Op-Ed, Opinion

OP-ED: Stand up for Boston University constitutional reform

Op-Eds do not reflect the editorial opinion of The Daily Free Press. They are solely the opinion of the author.

If we have nothing else, we have our voices and our will to action. The power of the students, and thus, the power of the people, is an eternal and infinitely compelling force that shapes our world and allows us to enact the change we believe is vital. Though we may disagree as to the exact policies we think will accomplish our goals, we each know the value of our actions and the will and determination it takes to carry them out.

Each of us can — and do — use our voices and our actions to make sure we’re heard and acknowledged. Whether it is through a Facebook post, a tweet or face-to-face conversation, we believe in the power we have within ourselves and the power our friends and peers have to mold our environment in ways we see fit. After all, a founding principle of the democratic ideals many of us hold in high regard is the collective and equal power we all share in making sure our society is a reflection of the best of us.

As students, we are not exempt from this duty and from this right. We, too, must remember our responsibility and our capability to effect change. One such platform that allows us to share in this dynamic is in the principle of a direct democracy. In a direct democracy, we alone are responsible for making the decisions that will impact us, we alone must be able to fully understand and take into account the ramifications that our policies bring about. No issue is too small or too large for a directly democratic body. It may be that not all of us hold the same interests, but whether we like it or not, we are all bound here, together, in this university, and in the end, everything affects all of us, whether directly or indirectly. Instead of a representative body, it is the individual voice that holds the power and the sway and the ability to empower its peers. It is when we are united that we are able to speak truth to power.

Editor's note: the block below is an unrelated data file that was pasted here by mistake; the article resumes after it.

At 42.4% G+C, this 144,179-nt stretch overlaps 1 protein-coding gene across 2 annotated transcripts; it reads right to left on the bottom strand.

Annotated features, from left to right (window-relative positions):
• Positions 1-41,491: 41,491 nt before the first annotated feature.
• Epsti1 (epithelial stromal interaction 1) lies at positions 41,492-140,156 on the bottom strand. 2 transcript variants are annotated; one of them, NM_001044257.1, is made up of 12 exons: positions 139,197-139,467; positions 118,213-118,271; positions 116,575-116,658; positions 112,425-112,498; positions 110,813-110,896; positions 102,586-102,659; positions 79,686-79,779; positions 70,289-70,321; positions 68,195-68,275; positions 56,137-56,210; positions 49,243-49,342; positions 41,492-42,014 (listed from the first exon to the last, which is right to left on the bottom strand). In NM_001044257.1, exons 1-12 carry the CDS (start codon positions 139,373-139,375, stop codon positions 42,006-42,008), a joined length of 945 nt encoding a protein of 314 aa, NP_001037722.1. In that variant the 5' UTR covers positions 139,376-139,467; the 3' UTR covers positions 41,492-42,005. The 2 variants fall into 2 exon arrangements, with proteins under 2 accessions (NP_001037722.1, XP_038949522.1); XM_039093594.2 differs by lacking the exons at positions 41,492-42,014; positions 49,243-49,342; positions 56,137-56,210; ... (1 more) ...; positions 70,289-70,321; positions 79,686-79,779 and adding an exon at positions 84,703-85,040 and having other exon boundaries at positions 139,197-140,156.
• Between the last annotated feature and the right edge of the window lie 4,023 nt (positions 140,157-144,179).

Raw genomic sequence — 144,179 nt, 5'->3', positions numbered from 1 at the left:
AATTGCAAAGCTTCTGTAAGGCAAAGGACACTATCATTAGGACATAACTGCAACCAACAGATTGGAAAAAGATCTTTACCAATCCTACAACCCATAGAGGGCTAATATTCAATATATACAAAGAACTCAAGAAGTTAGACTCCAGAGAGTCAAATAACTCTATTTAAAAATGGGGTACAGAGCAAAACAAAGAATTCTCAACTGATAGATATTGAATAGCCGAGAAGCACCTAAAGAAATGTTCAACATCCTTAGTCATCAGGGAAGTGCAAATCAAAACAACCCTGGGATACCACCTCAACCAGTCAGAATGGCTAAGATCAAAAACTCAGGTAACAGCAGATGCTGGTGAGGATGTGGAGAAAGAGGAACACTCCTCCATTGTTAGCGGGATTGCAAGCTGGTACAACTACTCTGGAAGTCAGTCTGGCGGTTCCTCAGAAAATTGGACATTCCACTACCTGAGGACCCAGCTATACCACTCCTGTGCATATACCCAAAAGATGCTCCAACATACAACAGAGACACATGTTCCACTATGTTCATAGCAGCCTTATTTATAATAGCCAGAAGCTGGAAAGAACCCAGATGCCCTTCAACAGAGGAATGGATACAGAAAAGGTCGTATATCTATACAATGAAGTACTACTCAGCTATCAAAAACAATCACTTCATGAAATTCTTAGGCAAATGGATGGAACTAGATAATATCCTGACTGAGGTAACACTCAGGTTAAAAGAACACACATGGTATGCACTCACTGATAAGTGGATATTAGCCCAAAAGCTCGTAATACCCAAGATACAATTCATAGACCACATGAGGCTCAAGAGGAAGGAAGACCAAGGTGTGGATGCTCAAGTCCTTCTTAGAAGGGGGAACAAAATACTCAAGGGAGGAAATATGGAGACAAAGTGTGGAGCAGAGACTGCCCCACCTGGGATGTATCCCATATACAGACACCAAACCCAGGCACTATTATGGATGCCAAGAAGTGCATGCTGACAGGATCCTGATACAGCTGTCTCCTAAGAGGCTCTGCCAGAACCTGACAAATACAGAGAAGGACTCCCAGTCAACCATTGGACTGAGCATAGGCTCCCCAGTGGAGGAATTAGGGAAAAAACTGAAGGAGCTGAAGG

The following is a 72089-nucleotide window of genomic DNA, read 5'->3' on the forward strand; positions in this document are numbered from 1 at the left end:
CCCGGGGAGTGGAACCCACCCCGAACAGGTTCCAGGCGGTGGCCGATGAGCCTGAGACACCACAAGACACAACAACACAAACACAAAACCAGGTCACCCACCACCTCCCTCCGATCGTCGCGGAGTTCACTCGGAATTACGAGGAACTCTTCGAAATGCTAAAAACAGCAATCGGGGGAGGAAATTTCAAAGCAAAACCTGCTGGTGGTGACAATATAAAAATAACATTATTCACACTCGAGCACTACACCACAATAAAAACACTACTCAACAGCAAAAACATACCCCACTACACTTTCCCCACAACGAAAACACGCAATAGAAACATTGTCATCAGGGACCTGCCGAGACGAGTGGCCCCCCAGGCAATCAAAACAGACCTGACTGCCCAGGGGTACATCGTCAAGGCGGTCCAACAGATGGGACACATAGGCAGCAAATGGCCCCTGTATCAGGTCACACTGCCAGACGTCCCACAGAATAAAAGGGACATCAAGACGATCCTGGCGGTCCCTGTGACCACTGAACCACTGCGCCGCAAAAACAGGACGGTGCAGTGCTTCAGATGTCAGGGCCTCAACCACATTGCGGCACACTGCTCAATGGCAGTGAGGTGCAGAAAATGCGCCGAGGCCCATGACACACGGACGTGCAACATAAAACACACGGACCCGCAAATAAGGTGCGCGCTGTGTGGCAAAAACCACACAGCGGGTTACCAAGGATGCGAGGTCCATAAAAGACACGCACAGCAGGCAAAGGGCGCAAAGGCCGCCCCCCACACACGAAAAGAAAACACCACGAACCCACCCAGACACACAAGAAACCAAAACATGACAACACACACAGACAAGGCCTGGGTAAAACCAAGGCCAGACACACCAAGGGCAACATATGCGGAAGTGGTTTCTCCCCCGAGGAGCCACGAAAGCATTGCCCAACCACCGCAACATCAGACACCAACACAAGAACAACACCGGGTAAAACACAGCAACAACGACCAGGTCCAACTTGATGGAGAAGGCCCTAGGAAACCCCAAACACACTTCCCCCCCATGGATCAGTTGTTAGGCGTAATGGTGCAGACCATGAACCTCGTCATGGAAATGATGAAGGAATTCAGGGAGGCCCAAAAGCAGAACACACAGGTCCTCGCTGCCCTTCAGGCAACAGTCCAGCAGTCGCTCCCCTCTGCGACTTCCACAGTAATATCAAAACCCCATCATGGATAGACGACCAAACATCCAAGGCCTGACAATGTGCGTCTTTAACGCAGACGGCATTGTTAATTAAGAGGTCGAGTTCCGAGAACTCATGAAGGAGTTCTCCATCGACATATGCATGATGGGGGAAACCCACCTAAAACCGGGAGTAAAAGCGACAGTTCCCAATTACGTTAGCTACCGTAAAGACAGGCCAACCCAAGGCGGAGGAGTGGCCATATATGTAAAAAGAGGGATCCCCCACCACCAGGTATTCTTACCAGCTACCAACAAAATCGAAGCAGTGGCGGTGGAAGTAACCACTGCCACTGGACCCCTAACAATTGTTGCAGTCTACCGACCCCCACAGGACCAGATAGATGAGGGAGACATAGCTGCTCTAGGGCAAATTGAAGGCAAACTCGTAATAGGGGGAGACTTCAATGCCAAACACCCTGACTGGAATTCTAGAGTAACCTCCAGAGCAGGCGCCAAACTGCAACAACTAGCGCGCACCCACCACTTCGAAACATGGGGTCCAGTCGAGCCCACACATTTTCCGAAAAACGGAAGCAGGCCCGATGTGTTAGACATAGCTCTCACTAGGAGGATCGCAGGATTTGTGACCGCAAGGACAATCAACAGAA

Alone, we may protest tuition hikes or unaffordable housing, but together, we are able to say, “enough.” Together, 16,000 of us are able to say, “No more. We demand to know where our dollars are going.” You and I deserve this kind of collective power. We are capable and powerful citizens in our own right, but together, we are unstoppable.

Please join us at the final Constitution Reform Committee meeting on Monday, Feb. 29, at 9 p.m. in Photonics Room 205 to make your voice heard and to truly see what we, together, can accomplish.

“The good things that have been done, the reforms that have been made, the wars that have been stopped, the women’s rights that have been won, the racism that has been partly extirpated in society, all of that was not done by government edict, was not done by the three branches of government. It was not done by that structure which we learn about in junior high school, which they say is democracy. It was all done by citizens’ movements. And keep in mind that all great movements in the past have risen from small movements, from tiny clusters of people who came together here and there. When a movement is strong enough it doesn’t matter who is in the White House; what really matters is what people do, and what people say, and what people demand.”

-Howard Zinn, Boston University professor


Marwa Sayed, msayed@bu.edu

former Vice President of Internal Affairs

Boston University Students Against Silence

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